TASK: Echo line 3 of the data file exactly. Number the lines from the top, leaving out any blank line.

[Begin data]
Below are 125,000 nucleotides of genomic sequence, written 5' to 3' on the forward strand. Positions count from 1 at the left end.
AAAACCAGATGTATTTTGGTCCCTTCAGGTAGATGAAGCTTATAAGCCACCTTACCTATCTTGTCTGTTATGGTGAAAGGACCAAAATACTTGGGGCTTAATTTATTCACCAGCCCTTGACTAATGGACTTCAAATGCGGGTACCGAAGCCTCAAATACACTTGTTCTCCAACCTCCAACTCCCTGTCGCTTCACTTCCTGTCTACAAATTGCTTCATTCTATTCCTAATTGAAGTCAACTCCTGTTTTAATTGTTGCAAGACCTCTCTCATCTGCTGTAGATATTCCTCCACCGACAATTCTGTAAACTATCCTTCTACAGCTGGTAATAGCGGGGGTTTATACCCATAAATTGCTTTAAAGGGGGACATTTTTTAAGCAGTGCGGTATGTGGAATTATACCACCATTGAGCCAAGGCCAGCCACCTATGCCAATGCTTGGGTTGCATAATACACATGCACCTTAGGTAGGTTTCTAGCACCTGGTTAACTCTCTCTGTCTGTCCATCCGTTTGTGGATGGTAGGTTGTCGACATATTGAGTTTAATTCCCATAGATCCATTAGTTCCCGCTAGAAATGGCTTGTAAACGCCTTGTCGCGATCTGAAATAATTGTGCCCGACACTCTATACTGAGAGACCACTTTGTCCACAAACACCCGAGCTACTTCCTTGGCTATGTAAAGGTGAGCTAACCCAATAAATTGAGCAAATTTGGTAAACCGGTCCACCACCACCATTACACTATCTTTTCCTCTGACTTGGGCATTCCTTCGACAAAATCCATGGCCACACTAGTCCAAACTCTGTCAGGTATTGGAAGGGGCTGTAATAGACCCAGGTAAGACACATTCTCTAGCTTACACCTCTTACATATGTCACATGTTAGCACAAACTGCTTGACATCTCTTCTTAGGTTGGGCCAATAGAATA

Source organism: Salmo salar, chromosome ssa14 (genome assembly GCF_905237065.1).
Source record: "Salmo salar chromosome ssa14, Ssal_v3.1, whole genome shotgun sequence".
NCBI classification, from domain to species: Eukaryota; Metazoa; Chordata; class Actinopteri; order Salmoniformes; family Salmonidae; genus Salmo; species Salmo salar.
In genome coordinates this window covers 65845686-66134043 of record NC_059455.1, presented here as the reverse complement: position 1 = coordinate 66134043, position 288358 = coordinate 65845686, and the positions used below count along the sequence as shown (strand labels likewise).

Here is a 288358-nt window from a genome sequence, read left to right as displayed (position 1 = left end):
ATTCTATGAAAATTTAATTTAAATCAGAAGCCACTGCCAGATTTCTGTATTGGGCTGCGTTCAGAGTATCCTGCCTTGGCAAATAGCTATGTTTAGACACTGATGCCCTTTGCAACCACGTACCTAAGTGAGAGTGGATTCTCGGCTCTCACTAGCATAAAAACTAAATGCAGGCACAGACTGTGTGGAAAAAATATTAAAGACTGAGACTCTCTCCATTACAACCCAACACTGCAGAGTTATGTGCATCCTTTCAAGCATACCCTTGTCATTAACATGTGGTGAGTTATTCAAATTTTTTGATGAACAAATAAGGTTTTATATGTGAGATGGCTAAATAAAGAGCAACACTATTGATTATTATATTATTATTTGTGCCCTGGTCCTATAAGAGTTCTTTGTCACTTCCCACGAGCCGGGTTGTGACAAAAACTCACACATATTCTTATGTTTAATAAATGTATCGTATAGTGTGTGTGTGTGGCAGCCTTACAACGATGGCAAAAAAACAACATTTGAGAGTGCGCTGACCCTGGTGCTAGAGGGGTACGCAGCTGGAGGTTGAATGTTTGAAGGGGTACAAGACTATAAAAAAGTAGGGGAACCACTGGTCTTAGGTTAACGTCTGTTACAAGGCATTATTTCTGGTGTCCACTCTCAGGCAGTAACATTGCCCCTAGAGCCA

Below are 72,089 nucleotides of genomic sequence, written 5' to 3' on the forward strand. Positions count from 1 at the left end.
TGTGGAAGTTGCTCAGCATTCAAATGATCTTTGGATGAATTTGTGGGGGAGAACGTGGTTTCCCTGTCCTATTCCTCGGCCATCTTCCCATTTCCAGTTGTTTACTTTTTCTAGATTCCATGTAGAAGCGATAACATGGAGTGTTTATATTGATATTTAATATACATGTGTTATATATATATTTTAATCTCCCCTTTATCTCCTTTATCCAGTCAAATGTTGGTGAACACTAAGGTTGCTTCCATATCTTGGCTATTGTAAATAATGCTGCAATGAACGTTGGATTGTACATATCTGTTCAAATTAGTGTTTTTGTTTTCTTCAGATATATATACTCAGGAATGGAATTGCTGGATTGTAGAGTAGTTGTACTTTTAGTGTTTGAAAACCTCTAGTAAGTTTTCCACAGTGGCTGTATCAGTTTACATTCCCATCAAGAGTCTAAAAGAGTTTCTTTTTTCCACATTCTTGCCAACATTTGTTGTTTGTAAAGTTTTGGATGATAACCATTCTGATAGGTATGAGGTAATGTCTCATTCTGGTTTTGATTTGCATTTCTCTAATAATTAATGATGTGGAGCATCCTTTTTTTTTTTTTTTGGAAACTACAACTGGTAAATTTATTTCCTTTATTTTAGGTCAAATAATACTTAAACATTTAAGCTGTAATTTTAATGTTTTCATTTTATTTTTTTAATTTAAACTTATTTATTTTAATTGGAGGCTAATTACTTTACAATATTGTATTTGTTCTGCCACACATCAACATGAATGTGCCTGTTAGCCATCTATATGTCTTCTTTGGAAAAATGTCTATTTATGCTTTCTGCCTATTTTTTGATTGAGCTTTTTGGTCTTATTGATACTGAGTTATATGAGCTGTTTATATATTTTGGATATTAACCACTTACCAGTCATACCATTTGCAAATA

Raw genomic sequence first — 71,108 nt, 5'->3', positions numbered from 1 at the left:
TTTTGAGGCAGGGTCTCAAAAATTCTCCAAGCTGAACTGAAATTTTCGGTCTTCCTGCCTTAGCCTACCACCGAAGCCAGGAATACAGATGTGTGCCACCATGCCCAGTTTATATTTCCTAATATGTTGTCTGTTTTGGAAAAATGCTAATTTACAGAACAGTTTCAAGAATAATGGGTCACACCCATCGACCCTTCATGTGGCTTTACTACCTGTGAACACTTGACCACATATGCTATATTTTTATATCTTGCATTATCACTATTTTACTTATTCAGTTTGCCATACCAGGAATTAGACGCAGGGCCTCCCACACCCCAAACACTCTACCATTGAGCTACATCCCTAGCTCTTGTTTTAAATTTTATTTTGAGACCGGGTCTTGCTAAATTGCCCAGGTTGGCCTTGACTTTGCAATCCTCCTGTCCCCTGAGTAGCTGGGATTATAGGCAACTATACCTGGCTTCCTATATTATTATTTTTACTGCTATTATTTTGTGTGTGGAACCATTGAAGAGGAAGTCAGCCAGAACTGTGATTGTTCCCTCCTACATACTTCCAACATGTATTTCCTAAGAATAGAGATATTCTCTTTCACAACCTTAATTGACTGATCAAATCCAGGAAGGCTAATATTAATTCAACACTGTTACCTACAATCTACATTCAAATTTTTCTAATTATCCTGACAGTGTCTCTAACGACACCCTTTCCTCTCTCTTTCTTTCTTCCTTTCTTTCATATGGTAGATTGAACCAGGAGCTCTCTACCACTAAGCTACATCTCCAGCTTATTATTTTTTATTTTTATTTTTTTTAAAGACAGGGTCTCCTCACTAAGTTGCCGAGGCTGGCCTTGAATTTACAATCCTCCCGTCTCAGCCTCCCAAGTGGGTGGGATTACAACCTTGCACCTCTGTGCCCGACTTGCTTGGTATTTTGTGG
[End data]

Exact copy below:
Source organism: Salmo salar, chromosome ssa14 (genome assembly GCF_905237065.1).